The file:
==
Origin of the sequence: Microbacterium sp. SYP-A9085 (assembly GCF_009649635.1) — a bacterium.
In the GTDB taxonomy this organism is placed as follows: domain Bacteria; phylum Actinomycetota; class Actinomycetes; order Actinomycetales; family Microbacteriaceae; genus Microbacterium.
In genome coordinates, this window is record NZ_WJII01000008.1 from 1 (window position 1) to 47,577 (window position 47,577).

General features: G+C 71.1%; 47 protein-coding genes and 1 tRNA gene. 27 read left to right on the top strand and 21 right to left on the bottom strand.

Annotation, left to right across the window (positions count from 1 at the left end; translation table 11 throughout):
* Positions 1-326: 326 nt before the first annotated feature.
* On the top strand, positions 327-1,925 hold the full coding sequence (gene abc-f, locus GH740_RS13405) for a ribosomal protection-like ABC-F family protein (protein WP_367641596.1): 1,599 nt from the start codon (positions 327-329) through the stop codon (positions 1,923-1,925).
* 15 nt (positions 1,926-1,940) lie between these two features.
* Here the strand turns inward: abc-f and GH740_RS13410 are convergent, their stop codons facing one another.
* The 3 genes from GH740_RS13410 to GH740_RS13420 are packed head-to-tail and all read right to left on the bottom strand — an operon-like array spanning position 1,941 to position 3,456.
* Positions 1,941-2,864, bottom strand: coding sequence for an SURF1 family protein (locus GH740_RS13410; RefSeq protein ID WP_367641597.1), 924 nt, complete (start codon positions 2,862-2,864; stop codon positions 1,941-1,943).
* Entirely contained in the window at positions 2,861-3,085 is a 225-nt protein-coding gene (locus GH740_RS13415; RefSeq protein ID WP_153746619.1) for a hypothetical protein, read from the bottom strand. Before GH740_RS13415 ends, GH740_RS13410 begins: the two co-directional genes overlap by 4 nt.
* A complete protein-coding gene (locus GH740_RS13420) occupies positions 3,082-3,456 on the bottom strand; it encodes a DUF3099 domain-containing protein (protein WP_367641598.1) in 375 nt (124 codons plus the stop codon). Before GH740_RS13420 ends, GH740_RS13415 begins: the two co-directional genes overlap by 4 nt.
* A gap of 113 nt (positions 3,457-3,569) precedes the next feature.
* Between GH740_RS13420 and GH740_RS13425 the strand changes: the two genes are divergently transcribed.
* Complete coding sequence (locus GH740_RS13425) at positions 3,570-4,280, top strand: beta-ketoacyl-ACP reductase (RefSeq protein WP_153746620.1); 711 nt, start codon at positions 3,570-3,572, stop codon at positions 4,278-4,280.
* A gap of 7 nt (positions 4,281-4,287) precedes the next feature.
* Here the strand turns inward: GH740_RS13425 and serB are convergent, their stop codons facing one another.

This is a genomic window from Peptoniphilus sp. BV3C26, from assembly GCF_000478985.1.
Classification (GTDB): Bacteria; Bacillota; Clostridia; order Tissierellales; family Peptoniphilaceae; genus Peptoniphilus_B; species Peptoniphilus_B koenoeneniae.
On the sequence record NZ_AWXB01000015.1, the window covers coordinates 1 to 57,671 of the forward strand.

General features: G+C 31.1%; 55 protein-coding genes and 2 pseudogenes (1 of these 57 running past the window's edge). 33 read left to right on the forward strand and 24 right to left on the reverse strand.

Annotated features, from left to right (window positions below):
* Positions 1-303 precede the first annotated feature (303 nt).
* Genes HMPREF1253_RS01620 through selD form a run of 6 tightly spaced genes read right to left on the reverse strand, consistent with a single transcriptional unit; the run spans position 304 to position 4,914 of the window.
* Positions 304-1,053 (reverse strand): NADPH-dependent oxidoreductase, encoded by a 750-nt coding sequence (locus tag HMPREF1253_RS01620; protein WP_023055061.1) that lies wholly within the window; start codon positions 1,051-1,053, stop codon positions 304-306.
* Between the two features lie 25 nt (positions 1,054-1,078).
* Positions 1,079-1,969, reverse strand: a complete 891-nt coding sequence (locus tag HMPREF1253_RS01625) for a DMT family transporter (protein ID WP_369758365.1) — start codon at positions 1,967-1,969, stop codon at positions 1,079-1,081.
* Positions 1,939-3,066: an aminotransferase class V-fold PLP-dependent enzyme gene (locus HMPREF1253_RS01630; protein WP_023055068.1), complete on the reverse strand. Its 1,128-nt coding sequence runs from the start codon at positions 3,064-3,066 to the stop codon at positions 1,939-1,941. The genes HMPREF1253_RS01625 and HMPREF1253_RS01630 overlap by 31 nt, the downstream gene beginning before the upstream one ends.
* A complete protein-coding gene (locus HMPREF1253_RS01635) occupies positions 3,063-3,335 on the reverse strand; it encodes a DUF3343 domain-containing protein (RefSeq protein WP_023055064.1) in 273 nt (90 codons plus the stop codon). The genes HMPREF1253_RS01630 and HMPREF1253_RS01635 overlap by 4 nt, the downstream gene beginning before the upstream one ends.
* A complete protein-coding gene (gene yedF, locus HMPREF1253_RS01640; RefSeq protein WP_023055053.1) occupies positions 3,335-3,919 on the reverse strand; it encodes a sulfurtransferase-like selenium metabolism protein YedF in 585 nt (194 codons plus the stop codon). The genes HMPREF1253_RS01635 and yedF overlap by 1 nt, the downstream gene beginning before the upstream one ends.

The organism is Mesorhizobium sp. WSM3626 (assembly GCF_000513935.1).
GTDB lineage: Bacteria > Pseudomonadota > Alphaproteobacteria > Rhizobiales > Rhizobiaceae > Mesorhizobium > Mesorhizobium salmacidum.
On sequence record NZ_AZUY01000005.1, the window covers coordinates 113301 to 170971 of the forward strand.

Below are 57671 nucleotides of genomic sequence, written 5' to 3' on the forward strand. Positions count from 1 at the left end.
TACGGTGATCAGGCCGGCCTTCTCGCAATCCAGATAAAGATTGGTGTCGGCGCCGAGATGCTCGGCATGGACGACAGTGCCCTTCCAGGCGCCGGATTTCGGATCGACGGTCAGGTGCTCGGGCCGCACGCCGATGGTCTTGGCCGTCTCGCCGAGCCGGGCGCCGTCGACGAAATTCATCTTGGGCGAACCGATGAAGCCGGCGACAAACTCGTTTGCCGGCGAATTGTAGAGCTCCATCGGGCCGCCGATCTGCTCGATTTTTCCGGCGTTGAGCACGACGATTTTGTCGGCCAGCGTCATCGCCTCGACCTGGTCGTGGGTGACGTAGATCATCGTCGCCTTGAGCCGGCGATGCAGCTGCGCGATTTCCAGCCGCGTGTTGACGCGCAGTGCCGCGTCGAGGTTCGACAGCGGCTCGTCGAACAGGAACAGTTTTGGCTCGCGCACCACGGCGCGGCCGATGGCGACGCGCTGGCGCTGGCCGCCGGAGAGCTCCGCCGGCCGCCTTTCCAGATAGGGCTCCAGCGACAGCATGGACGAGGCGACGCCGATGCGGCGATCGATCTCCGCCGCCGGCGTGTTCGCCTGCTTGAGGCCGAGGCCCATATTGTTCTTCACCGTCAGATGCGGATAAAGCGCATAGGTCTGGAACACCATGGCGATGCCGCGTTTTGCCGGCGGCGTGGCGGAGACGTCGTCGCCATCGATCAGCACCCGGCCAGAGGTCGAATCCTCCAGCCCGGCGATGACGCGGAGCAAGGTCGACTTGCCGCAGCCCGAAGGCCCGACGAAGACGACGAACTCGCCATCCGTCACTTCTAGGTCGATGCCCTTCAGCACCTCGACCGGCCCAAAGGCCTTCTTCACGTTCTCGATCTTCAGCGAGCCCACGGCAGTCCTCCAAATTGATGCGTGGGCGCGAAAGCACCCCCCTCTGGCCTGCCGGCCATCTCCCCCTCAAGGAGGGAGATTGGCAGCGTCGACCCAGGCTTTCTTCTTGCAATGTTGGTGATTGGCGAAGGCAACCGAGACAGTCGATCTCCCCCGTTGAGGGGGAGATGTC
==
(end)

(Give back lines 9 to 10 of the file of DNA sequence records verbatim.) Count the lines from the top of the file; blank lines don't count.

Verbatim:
* Here the strand turns inward: abc-f and GH740_RS13410 are convergent, their stop codons facing one another.
* The 3 genes from GH740_RS13410 to GH740_RS13420 are packed head-to-tail and all read right to left on the bottom strand — an operon-like array spanning position 1,941 to position 3,456.